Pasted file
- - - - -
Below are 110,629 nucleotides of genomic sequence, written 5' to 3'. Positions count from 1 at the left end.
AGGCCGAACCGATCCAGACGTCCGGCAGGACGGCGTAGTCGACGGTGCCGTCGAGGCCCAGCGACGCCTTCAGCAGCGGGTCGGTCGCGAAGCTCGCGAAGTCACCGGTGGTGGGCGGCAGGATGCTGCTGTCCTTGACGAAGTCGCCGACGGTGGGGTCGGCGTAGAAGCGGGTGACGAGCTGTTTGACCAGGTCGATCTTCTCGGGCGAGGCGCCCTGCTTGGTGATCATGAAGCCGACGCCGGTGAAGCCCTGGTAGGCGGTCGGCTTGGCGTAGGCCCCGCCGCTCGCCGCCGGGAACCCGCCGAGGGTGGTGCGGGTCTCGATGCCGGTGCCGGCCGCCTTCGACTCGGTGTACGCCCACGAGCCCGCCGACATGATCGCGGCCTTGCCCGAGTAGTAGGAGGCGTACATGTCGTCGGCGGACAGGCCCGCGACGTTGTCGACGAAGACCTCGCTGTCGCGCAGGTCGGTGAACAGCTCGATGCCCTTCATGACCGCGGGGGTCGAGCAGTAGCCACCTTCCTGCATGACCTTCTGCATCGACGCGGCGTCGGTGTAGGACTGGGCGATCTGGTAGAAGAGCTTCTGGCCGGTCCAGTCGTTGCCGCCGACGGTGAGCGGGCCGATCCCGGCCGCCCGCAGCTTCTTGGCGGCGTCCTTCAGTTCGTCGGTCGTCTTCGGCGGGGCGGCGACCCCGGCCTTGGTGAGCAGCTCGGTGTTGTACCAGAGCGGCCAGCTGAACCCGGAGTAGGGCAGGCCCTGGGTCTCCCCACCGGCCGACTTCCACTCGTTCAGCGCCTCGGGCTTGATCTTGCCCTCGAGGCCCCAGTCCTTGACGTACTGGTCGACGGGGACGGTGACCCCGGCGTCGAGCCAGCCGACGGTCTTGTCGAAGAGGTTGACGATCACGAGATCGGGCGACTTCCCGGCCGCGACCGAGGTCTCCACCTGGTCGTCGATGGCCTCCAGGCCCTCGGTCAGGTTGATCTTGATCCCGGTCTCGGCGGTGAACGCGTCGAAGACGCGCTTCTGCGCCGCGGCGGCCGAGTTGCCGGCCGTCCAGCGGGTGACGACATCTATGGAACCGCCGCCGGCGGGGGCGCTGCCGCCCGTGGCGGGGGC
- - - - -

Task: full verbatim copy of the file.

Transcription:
Below are 110,629 nucleotides of genomic sequence, written 5' to 3'. Positions count from 1 at the left end.
AGGCCGAACCGATCCAGACGTCCGGCAGGACGGCGTAGTCGACGGTGCCGTCGAGGCCCAGCGACGCCTTCAGCAGCGGGTCGGTCGCGAAGCTCGCGAAGTCACCGGTGGTGGGCGGCAGGATGCTGCTGTCCTTGACGAAGTCGCCGACGGTGGGGTCGGCGTAGAAGCGGGTGACGAGCTGTTTGACCAGGTCGATCTTCTCGGGCGAGGCGCCCTGCTTGGTGATCATGAAGCCGACGCCGGTGAAGCCCTGGTAGGCGGTCGGCTTGGCGTAGGCCCCGCCGCTCGCCGCCGGGAACCCGCCGAGGGTGGTGCGGGTCTCGATGCCGGTGCCGGCCGCCTTCGACTCGGTGTACGCCCACGAGCCCGCCGACATGATCGCGGCCTTGCCCGAGTAGTAGGAGGCGTACATGTCGTCGGCGGACAGGCCCGCGACGTTGTCGACGAAGACCTCGCTGTCGCGCAGGTCGGTGAACAGCTCGATGCCCTTCATGACCGCGGGGGTCGAGCAGTAGCCACCTTCCTGCATGACCTTCTGCATCGACGCGGCGTCGGTGTAGGACTGGGCGATCTGGTAGAAGAGCTTCTGGCCGGTCCAGTCGTTGCCGCCGACGGTGAGCGGGCCGATCCCGGCCGCCCGCAGCTTCTTGGCGGCGTCCTTCAGTTCGTCGGTCGTCTTCGGCGGGGCGGCGACCCCGGCCTTGGTGAGCAGCTCGGTGTTGTACCAGAGCGGCCAGCTGAACCCGGAGTAGGGCAGGCCCTGGGTCTCCCCACCGGCCGACTTCCACTCGTTCAGCGCCTCGGGCTTGATCTTGCCCTCGAGGCCCCAGTCCTTGACGTACTGGTCGACGGGGACGGTGACCCCGGCGTCGAGCCAGCCGACGGTCTTGTCGAAGAGGTTGACGATCACGAGATCGGGCGACTTCCCGGCCGCGACCGAGGTCTCCACCTGGTCGTCGATGGCCTCCAGGCCCTCGGTCAGGTTGATCTTGATCCCGGTCTCGGCGGTGAACGCGTCGAAGACGCGCTTCTGCGCCGCGGCGGCCGAGTTGCCGGCCGTCCAGCGGGTGACGACATCTATGGAACCGCCGCCGGCGGGGGCGCTGCCGCCCGTGGCGGGGGC